Open Letter to the President of the United States,

The Louisiana Purchase Bicentennial Celebrations

The President of the United States
The Executive Office of the President

Dear President Bush:

I am a French Citizen of Acadian descent with an avid interest in the history of France and the United-States of America. My ancestors were deported three times from North America by the British forces based in Halifax Nova Scotia, once from Acadia (1755) and twice from the French Islands of Saint-Pierre and Miquelon (1778 and 1793).

In 1778, my family was deported as retribution for France’s support of the war of Independence. Some of my Acadian relatives sought refuge in the French Territories of Louisiana. Others were dispersed in France and England. With the return of Peace, many made it back to Saint-Pierre and Miquelon, others established deep roots in the Bayou of Louisiana.
The people of the French Islands of Saint-Pierre and Miquelon have to this day regarded the United-States of America as the land of Freedom, a guarantor of French Independence in North America in the Face of British Imperialism in the XVIIIth and XIXth centuries.

During the last deportation, between 1793 and 1816, my ancestors survived in the cities of Nantes, Bordeaux, Saint-Malo. This was the era of French Revolution, Napoleon Bonaparte and the French Empire.

It is during this turmoil that Napoleon Bonaparte sold the Louisiana Territories to the United States and ensured the New Republic would forever be a beacon of Freedom in North America.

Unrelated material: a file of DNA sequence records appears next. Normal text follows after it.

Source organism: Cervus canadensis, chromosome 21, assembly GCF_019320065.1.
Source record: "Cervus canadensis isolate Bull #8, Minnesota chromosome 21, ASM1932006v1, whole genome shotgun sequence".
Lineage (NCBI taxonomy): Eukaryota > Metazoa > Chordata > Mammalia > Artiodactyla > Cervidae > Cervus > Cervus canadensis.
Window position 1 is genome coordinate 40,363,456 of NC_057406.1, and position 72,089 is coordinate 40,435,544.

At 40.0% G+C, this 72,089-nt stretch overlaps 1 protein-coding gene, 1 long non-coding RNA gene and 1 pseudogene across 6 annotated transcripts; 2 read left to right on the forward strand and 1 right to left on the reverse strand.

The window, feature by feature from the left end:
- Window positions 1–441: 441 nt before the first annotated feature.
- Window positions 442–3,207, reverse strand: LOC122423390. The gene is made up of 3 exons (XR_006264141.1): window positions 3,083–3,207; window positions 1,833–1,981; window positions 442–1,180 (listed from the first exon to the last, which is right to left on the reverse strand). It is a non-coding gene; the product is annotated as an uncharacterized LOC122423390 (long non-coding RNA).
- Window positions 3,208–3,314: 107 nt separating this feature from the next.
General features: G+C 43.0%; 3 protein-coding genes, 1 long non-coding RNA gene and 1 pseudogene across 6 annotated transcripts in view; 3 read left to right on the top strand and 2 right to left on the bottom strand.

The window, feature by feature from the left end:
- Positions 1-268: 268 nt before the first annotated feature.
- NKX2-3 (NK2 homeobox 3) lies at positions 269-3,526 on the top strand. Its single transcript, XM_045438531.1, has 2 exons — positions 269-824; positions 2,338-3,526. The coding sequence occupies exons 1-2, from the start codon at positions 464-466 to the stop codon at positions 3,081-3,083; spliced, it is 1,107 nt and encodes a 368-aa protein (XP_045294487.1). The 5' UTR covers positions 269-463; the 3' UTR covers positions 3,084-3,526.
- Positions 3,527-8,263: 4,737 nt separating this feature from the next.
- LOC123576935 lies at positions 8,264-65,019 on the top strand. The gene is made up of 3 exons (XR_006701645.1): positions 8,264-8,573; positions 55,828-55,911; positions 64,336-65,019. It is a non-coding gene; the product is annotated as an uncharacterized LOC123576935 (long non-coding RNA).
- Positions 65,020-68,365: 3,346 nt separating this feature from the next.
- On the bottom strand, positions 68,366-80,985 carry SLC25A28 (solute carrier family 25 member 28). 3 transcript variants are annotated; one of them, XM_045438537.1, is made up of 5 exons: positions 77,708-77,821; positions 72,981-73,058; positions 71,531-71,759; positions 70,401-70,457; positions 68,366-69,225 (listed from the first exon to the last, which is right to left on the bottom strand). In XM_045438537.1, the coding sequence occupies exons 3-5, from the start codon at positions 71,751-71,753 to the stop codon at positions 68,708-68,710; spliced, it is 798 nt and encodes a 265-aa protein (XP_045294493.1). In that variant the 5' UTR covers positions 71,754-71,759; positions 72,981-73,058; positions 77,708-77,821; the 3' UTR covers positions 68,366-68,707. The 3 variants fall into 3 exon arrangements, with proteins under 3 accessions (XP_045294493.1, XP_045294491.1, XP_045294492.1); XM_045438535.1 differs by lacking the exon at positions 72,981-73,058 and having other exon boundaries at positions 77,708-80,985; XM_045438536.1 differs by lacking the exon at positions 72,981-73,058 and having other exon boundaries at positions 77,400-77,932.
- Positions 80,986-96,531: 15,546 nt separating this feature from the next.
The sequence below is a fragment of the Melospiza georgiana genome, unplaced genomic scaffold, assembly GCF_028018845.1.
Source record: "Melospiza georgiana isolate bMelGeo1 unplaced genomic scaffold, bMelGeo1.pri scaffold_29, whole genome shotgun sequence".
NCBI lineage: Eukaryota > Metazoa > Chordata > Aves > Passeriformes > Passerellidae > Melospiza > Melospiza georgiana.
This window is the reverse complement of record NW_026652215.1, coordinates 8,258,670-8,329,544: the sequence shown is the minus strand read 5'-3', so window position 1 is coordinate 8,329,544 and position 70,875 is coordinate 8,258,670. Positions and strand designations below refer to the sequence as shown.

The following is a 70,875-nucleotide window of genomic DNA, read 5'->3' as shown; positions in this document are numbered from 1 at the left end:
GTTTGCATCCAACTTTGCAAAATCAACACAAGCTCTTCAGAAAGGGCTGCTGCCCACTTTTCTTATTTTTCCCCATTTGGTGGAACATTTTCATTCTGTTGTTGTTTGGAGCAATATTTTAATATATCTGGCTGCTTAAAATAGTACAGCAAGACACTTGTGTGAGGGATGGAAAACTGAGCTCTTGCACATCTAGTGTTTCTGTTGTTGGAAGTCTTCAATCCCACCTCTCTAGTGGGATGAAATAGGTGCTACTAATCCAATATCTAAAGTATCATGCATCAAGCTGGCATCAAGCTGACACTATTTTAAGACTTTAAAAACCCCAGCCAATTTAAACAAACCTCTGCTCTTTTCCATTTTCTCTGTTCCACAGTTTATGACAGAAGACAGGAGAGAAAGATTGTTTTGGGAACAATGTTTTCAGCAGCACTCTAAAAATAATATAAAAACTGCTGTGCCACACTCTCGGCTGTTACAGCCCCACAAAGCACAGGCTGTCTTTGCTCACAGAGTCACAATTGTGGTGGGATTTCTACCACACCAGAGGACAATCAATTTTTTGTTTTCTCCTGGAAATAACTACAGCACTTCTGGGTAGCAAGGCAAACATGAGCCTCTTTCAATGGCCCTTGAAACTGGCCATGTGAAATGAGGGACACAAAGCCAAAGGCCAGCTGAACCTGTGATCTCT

As a teacher, with my colleague Bernard T, I had the privilege and opportunity to bring Canadian Youths to the wonderful State of Louisiana. What we discovered was a beautiful, thriving, enchanting and fascinating land where culture, history, music and languages came alive in manner no book or lesson could ever impart to young minds. I remain to this day, very fond of my experiences in Louisiana. From Saint-Martinsville to Lafayette, from the French Quarter in New Orleans to Avery Island, the sights and sounds of this beautiful state will remain in our memories forever.

As you well know, this year will mark the Bicentennial of the Louisiana Purchase. I also understand that some issues have clouded the relationship between Paris and Washington. I do hope however that you will find in your hearts and minds the will to open a formal invitation to the President of France, Jacques Chirac. I don’t ask this as a French Citizen nor as an Acadian, but as a witness to History.

Yours truly,
Marc Saint-Aubin du Cormier

Cc: Andrew H. Card, White House Chief of Staff
Dr. Condoleezza Rice, National Security Advisor
Mike Foster, Governor of Louisiana
Kathleen Babineaux Blanco, Lieutenant Governor of Louisiana
Jacques Chirac, President of France
Jean-David Levitte, Ambassador of France in Washington